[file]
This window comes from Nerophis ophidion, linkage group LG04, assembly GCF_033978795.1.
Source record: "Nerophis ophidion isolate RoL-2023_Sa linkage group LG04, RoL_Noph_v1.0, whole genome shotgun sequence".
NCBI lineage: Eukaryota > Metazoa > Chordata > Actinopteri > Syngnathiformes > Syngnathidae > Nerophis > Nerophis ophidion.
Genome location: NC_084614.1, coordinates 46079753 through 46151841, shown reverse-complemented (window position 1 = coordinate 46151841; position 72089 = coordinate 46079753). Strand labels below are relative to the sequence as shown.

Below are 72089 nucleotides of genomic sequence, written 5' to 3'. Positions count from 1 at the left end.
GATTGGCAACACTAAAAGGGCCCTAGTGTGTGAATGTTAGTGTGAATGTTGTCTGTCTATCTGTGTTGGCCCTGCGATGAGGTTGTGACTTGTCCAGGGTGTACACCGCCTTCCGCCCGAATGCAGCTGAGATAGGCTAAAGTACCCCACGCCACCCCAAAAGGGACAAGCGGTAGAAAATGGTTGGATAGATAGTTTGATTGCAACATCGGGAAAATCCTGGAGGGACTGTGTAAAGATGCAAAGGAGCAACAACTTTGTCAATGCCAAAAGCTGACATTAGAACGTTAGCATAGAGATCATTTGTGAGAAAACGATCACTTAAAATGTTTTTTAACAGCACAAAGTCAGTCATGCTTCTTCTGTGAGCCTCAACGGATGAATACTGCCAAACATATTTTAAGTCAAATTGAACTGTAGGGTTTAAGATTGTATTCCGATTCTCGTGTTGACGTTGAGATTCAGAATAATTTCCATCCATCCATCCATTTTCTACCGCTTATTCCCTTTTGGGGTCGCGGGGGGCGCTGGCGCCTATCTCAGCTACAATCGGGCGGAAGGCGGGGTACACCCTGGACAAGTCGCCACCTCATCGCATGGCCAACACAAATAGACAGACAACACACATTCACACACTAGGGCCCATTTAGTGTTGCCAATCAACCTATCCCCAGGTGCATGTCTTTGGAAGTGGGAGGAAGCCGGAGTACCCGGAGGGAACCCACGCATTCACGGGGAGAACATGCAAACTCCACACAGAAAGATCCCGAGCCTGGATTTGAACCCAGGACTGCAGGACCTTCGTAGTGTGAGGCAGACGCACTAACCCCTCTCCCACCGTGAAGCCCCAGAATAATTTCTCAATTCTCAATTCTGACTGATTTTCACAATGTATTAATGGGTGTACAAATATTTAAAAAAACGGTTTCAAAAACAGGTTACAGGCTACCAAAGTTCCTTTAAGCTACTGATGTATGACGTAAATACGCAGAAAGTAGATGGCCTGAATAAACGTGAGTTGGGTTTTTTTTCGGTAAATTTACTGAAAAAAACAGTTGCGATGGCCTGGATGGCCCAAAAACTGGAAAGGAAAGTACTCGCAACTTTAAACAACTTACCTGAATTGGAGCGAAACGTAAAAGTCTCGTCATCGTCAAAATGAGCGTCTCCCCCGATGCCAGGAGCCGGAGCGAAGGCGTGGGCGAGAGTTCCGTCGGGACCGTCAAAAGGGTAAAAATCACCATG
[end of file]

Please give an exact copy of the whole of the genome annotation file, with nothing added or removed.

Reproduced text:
This window comes from Nerophis ophidion, linkage group LG04, assembly GCF_033978795.1.
Source record: "Nerophis ophidion isolate RoL-2023_Sa linkage group LG04, RoL_Noph_v1.0, whole genome shotgun sequence".
NCBI lineage: Eukaryota > Metazoa > Chordata > Actinopteri > Syngnathiformes > Syngnathidae > Nerophis > Nerophis ophidion.
Genome location: NC_084614.1, coordinates 46079753 through 46151841, shown reverse-complemented (window position 1 = coordinate 46151841; position 72089 = coordinate 46079753). Strand labels below are relative to the sequence as shown.

Below are 72089 nucleotides of genomic sequence, written 5' to 3'. Positions count from 1 at the left end.
GATTGGCAACACTAAAAGGGCCCTAGTGTGTGAATGTTAGTGTGAATGTTGTCTGTCTATCTGTGTTGGCCCTGCGATGAGGTTGTGACTTGTCCAGGGTGTACACCGCCTTCCGCCCGAATGCAGCTGAGATAGGCTAAAGTACCCCACGCCACCCCAAAAGGGACAAGCGGTAGAAAATGGTTGGATAGATAGTTTGATTGCAACATCGGGAAAATCCTGGAGGGACTGTGTAAAGATGCAAAGGAGCAACAACTTTGTCAATGCCAAAAGCTGACATTAGAACGTTAGCATAGAGATCATTTGTGAGAAAACGATCACTTAAAATGTTTTTTAACAGCACAAAGTCAGTCATGCTTCTTCTGTGAGCCTCAACGGATGAATACTGCCAAACATATTTTAAGTCAAATTGAACTGTAGGGTTTAAGATTGTATTCCGATTCTCGTGTTGACGTTGAGATTCAGAATAATTTCCATCCATCCATCCATTTTCTACCGCTTATTCCCTTTTGGGGTCGCGGGGGGCGCTGGCGCCTATCTCAGCTACAATCGGGCGGAAGGCGGGGTACACCCTGGACAAGTCGCCACCTCATCGCATGGCCAACACAAATAGACAGACAACACACATTCACACACTAGGGCCCATTTAGTGTTGCCAATCAACCTATCCCCAGGTGCATGTCTTTGGAAGTGGGAGGAAGCCGGAGTACCCGGAGGGAACCCACGCATTCACGGGGAGAACATGCAAACTCCACACAGAAAGATCCCGAGCCTGGATTTGAACCCAGGACTGCAGGACCTTCGTAGTGTGAGGCAGACGCACTAACCCCTCTCCCACCGTGAAGCCCCAGAATAATTTCTCAATTCTCAATTCTGACTGATTTTCACAATGTATTAATGGGTGTACAAATATTTAAAAAAACGGTTTCAAAAACAGGTTACAGGCTACCAAAGTTCCTTTAAGCTACTGATGTATGACGTAAATACGCAGAAAGTAGATGGCCTGAATAAACGTGAGTTGGGTTTTTTTTCGGTAAATTTACTGAAAAAAACAGTTGCGATGGCCTGGATGGCCCAAAAACTGGAAAGGAAAGTACTCGCAACTTTAAACAACTTACCTGAATTGGAGCGAAACGTAAAAGTCTCGTCATCGTCAAAATGAGCGTCTCCCCCGATGCCAGGAGCCGGAGCGAAGGCGTGGGCGAGAGTTCCGTCGGGACCGTCAAAAGGGTAAAAATCACCATG